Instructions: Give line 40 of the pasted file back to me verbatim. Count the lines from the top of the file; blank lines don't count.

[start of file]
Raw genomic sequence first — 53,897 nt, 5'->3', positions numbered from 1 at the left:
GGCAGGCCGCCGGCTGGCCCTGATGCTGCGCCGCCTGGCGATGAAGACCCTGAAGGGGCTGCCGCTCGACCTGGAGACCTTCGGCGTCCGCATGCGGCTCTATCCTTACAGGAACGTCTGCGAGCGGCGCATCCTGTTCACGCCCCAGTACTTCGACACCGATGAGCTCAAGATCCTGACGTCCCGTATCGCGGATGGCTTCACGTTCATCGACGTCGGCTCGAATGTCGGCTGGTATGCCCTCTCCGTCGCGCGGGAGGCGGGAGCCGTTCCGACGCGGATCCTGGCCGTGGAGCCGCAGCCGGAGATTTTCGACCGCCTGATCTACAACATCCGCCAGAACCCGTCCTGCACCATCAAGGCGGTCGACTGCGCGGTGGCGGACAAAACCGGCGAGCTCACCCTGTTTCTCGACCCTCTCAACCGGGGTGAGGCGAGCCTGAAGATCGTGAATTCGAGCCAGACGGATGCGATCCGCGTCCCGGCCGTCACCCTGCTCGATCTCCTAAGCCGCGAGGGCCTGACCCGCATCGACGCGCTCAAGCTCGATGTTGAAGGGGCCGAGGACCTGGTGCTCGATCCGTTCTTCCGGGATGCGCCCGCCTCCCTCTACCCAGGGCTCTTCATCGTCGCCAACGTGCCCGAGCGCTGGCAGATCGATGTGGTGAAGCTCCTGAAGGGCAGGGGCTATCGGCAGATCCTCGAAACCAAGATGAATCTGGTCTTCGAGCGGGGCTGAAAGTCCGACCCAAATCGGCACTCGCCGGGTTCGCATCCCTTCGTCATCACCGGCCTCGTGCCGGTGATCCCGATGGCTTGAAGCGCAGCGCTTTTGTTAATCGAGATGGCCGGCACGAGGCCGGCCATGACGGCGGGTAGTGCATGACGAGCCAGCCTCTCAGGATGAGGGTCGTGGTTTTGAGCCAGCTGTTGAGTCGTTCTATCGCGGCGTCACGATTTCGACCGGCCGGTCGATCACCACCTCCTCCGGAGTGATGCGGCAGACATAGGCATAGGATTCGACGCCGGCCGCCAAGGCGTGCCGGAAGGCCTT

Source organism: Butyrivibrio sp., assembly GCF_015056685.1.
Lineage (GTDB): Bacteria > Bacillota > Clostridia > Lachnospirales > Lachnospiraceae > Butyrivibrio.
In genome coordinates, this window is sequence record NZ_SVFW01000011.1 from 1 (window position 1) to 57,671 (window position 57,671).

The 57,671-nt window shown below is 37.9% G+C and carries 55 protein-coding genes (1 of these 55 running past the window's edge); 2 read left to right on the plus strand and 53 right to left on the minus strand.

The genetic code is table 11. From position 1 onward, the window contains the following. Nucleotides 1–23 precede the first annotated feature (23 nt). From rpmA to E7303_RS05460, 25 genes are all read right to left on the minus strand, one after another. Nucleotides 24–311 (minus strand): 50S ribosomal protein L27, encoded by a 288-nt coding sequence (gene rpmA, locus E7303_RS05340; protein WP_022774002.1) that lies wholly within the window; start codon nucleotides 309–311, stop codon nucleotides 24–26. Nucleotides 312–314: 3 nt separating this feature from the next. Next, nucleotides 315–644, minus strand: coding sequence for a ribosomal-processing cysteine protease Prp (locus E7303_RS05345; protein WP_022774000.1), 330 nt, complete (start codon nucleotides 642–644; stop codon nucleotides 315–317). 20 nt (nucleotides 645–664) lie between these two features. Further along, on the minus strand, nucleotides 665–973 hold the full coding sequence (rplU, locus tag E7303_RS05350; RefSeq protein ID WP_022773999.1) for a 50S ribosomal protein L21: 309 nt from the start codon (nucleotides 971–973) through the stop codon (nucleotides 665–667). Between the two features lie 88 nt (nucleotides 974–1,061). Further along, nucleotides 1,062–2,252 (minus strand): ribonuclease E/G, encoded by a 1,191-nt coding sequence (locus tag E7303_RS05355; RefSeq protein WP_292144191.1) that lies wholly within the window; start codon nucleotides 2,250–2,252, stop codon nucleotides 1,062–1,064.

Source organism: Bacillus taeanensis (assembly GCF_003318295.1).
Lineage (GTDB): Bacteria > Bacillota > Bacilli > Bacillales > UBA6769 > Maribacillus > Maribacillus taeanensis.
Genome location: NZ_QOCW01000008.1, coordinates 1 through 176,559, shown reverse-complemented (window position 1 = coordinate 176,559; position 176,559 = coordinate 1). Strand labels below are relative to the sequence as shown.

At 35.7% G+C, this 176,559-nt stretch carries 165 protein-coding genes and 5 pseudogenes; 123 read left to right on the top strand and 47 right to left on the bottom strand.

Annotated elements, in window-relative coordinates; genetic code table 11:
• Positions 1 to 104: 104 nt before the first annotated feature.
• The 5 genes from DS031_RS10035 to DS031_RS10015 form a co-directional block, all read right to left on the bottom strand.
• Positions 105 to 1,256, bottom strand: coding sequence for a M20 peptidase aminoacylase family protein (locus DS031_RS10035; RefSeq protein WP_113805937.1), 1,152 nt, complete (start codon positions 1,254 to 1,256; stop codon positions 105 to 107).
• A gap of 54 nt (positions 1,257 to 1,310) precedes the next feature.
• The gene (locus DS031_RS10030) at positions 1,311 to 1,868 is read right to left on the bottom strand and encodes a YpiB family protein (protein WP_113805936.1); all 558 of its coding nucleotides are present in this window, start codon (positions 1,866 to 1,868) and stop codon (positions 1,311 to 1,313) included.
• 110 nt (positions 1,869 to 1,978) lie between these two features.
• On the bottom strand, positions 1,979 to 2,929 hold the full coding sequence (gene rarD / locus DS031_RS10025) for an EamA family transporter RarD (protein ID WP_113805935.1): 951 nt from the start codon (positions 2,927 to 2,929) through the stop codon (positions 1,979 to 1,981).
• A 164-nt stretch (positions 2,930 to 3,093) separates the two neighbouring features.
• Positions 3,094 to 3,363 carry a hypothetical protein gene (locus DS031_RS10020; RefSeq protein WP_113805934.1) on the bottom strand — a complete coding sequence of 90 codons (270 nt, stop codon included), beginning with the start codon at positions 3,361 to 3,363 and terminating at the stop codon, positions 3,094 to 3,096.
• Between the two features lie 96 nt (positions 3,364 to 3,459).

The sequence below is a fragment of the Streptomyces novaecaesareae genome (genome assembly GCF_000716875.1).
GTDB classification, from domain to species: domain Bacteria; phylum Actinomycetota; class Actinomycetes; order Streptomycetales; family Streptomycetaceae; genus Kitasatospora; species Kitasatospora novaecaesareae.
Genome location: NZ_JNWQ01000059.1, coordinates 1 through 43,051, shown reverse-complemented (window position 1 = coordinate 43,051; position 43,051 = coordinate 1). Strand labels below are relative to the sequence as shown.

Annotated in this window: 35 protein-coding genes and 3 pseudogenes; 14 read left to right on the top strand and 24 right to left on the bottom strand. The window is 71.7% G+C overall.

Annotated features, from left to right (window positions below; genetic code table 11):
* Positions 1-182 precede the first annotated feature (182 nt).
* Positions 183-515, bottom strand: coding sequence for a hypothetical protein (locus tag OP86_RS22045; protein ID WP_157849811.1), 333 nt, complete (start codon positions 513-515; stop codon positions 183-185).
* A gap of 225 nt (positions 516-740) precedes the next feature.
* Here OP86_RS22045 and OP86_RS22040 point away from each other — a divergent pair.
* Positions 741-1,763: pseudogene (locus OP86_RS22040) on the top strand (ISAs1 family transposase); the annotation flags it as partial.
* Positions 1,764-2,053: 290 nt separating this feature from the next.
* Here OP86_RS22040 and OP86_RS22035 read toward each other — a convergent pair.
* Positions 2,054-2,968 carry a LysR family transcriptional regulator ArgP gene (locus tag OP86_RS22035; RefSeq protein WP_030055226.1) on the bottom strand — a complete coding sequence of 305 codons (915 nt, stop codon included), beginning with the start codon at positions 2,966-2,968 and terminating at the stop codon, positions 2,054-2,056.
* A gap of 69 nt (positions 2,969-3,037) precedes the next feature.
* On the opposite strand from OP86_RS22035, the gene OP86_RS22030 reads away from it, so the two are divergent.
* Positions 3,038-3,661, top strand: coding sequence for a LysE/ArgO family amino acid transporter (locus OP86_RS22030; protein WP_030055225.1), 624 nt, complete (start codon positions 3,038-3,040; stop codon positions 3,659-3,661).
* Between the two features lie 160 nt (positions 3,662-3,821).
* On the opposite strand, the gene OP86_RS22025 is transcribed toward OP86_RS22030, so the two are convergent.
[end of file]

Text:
* On the opposite strand, the gene OP86_RS22025 is transcribed toward OP86_RS22030, so the two are convergent.